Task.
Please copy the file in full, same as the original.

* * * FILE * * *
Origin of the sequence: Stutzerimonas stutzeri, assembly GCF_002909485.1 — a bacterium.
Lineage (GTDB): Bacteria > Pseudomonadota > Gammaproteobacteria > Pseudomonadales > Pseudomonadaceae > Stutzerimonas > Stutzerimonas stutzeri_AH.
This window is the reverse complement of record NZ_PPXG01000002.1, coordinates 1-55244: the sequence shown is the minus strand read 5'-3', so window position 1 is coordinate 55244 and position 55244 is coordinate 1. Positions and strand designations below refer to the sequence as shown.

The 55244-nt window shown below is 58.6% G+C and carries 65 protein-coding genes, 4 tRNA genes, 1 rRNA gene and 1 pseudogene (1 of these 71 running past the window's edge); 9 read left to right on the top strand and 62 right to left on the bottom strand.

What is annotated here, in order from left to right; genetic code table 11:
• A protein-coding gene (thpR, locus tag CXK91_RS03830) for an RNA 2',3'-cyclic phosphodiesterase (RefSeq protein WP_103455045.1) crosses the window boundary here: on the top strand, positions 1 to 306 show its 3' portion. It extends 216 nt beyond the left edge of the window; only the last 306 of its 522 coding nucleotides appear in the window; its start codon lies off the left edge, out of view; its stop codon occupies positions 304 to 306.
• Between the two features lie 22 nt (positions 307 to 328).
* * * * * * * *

Origin of the sequence: Stutzerimonas stutzeri, assembly GCF_002909485.1 — a bacterium.
Lineage (GTDB): Bacteria > Pseudomonadota > Gammaproteobacteria > Pseudomonadales > Pseudomonadaceae > Stutzerimonas > Stutzerimonas stutzeri_AH.
This window is the reverse complement of record NZ_PPXG01000002.1, coordinates 1-55244: the sequence shown is the minus strand read 5'-3', so window position 1 is coordinate 55244 and position 55244 is coordinate 1. Positions and strand designations below refer to the sequence as shown.

The 55244-nt window shown below is 58.6% G+C and carries 65 protein-coding genes, 4 tRNA genes, 1 rRNA gene and 1 pseudogene (1 of these 71 running past the window's edge); 9 read left to right on the top strand and 62 right to left on the bottom strand.

What is annotated here, in order from left to right; genetic code table 11:
• A protein-coding gene (thpR, locus tag CXK91_RS03830) for an RNA 2',3'-cyclic phosphodiesterase (RefSeq protein WP_103455045.1) crosses the window boundary here: on the top strand, positions 1 to 306 show its 3' portion. It extends 216 nt beyond the left edge of the window; only the last 306 of its 522 coding nucleotides appear in the window; its start codon lies off the left edge, out of view; its stop codon occupies positions 304 to 306.
• Between the two features lie 22 nt (positions 307 to 328).